Single or Double Quotation Marks?

Should I use single or double quotation marks?

Writers in the US and those who work for UK newspapers tend use double quotation marks to quote speech or writing. For example:
  • John supposedly said: "People say I've got no willpower, but Iíve quit smoking loads of times." correct tick (small American flag) (small British flag press)
  • (Americans and the UK press tend to use doubles.)
In British businesses and literature, however, the tendency is to use single quotation marks. For example:
  • Alexander wrote: 'I struggle with Roman numerals until I get to 159, then it just CLIX.' correct tick (small British flag)
  • (In the UK, authors tend to use singles.)

Nesting a Quotation within Quotation

When nesting a quotation within a quotation, American writers and much of the British press use singles for the nested quotation. For example:
  • Homer Simpson said: "Maybe, just once, someone will call me 'Sir' without saying 'you're making a scene' next." correct tick (small American flag) (small British flag press)
In the rest of the UK, the nested words in quotation marks are written in double quotation marks. For example:
  • The Defence Secretary stood up and declared: 'At 0600 hours tomorrow, "Ark Royal" will set sail with her full complement of crew.' correct tick (small British flag)
Remember that quotation marks can be used for sarcasm and to show the names of ships (as in the example above), books, and plays. If any of these feature in a quotation, they are also treated like a nested quotation. For example:
  • I read an article on the "Marie Celeste." The articles states: "A giant squid may have attacked the 'Marie Celeste' as the crew celebrated on the deck." correct tick (small American flag) (small British flag press)
  • (Note that the first Marie Celeste is in doubles, but the nested one is in singles. Of note, it is more common to italicize the names of ships, books, and plays rather than use quotation marks. However, quotation marks are still used in handwritten texts.)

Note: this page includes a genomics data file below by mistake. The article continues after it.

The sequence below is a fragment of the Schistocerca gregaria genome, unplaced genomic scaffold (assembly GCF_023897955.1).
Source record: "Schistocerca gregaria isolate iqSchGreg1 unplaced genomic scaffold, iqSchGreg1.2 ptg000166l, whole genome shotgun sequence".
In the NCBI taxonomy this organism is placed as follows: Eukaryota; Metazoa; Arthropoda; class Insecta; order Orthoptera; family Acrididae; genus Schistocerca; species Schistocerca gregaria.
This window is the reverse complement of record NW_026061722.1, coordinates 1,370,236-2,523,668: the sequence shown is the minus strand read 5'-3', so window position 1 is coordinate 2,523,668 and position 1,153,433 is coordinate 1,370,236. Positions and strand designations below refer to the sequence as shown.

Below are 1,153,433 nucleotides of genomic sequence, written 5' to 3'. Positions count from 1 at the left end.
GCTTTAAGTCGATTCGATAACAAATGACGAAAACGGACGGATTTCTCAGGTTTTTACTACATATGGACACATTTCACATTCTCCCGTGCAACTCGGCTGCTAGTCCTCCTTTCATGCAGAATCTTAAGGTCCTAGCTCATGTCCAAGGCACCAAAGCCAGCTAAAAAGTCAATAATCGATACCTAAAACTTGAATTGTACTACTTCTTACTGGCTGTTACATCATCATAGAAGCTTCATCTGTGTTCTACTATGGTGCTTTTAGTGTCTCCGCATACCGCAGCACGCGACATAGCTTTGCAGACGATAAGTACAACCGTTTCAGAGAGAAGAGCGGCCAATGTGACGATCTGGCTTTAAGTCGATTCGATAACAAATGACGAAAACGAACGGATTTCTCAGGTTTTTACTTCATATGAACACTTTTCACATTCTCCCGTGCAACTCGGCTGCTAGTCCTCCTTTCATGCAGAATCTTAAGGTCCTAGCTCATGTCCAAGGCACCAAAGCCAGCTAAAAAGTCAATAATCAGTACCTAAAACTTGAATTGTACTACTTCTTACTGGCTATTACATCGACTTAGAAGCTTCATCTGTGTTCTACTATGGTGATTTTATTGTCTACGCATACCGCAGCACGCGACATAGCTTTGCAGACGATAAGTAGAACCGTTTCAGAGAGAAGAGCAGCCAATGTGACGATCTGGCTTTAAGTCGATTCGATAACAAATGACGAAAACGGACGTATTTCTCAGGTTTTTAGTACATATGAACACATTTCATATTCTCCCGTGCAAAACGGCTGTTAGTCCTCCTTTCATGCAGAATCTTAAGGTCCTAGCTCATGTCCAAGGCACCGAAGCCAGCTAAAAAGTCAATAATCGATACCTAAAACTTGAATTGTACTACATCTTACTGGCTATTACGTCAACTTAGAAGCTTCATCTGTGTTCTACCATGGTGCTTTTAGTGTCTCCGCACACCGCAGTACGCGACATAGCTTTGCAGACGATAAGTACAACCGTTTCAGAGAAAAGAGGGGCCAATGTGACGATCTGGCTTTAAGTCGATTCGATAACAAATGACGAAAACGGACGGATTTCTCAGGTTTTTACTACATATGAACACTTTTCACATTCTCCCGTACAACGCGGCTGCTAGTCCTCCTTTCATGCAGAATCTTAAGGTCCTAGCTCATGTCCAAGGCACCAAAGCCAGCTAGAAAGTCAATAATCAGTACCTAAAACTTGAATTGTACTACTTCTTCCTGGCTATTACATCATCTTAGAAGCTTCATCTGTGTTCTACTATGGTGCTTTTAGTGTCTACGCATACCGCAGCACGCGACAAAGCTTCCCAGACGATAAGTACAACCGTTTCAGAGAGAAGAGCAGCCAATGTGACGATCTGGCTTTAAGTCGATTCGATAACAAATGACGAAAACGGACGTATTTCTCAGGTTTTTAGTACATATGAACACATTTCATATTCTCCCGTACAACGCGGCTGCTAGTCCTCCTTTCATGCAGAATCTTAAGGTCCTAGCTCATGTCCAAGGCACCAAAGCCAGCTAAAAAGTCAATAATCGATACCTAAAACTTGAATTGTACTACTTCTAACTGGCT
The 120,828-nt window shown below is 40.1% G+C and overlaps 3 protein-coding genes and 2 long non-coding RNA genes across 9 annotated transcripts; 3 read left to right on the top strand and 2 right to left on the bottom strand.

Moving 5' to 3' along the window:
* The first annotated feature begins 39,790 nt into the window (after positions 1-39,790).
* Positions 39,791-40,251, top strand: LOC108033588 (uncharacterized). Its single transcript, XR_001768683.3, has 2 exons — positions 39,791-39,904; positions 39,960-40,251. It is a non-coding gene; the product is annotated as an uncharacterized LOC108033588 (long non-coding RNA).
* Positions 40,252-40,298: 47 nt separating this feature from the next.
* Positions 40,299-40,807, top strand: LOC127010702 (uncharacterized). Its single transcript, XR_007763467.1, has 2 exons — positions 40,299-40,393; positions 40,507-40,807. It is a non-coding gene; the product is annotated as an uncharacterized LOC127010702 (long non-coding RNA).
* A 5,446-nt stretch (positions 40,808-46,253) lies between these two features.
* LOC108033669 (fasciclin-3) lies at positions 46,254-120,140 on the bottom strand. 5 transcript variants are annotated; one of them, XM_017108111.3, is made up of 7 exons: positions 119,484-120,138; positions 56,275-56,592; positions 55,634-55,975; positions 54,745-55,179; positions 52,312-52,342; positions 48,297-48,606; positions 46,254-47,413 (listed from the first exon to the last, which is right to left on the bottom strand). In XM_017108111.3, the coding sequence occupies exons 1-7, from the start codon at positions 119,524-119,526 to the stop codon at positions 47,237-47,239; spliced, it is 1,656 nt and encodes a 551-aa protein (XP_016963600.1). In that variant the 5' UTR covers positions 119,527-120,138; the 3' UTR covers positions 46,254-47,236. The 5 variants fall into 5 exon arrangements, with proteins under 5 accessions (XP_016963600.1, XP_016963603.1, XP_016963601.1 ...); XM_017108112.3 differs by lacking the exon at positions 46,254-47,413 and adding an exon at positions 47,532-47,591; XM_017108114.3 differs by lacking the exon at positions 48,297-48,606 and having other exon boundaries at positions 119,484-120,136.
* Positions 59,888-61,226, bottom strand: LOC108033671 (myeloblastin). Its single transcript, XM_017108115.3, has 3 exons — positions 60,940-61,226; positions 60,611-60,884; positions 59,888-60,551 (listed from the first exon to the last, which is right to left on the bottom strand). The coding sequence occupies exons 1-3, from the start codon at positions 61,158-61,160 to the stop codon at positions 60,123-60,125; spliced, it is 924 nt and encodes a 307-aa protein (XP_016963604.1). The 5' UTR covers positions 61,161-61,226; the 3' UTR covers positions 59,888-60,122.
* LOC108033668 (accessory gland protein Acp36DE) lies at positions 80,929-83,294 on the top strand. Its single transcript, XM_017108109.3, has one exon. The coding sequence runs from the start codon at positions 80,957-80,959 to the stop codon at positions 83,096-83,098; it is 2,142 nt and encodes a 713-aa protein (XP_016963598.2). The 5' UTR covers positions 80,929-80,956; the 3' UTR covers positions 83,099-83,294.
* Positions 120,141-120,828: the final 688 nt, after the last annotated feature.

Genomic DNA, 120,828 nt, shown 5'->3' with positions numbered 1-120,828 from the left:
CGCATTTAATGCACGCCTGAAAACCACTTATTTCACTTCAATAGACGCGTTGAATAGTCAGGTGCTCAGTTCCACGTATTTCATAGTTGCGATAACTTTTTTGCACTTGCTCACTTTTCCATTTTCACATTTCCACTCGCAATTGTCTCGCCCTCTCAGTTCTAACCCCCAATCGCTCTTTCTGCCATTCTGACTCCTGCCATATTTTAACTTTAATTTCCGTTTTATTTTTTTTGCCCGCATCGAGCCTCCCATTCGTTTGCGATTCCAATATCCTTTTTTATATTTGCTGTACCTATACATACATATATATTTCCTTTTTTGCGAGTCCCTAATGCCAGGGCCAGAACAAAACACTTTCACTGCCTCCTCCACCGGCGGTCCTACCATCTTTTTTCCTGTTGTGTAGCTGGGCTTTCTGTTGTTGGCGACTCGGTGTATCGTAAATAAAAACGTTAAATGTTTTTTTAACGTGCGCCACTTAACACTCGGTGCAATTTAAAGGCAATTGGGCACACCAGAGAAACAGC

Here are some more examples:
  • Anne asked: "Are you really going to see 'Phantom of the Opera'?" correct tick (small American flag) (small British flag press)
  • (Americans and the UK press tend to use doubles.)
  • Thomas said: "These are the 'mates' who left me on the island." correct tick (small American flag) (small British flag press)
  • Clapping slowly, Julian stood up and cried: 'That was even better than your performance of "Twelfth Night" in London last year.' correct tick (small British flag)

Lesson Summary

Here is an infographic to summarize this lesson:
single or double quotation marks

Be Consistent!

If you keep an eye out for these conventions, you will notice that many Americans and Brits do not follow these "national" conventions. Therefore, you should copy whatever convention your institution uses and then be consistent.

In other words, if you start with doubles, keep with doubles, and use singles only for nested quotations. Similarly, if you start with singles, keep with singles, and use doubles only for nested quotations.

Beware the Quirks!

Here are two quirks to look out for:

Quirk 1: Using singles for sarcasm. Some writers who start with doubles (typically Americans and the UK press) use singles for sarcasm to differentiate the word from quoted speech or writing. For example:
  • I turned to the fishmonger and said: "No, thanks." To me, the 'fresh' scallops seemed a bit slimy.
  • (Note that the quoted text is in doubles, but the word fresh is in singles because the quotation marks denote so-called, not quoted text.)
Of note, those who start with singles (typically Brits) do not differentiate by using doubles for so-called or alleged.

Quirk 2: Using singles for individual letters. It is also common to see singles around individual letters because doubles look too stark. For example:
  • There is no 'a' in "definite." No, really, there isn't.
  • (This style would be adopted only by those who start with doubles. Those who start with singles do not use doubles for single letters.)

Video Lesson

Here is a 3-minute video summarizing this lesson on single and double quotation marks. video lesson

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This page was written by Craig Shrives.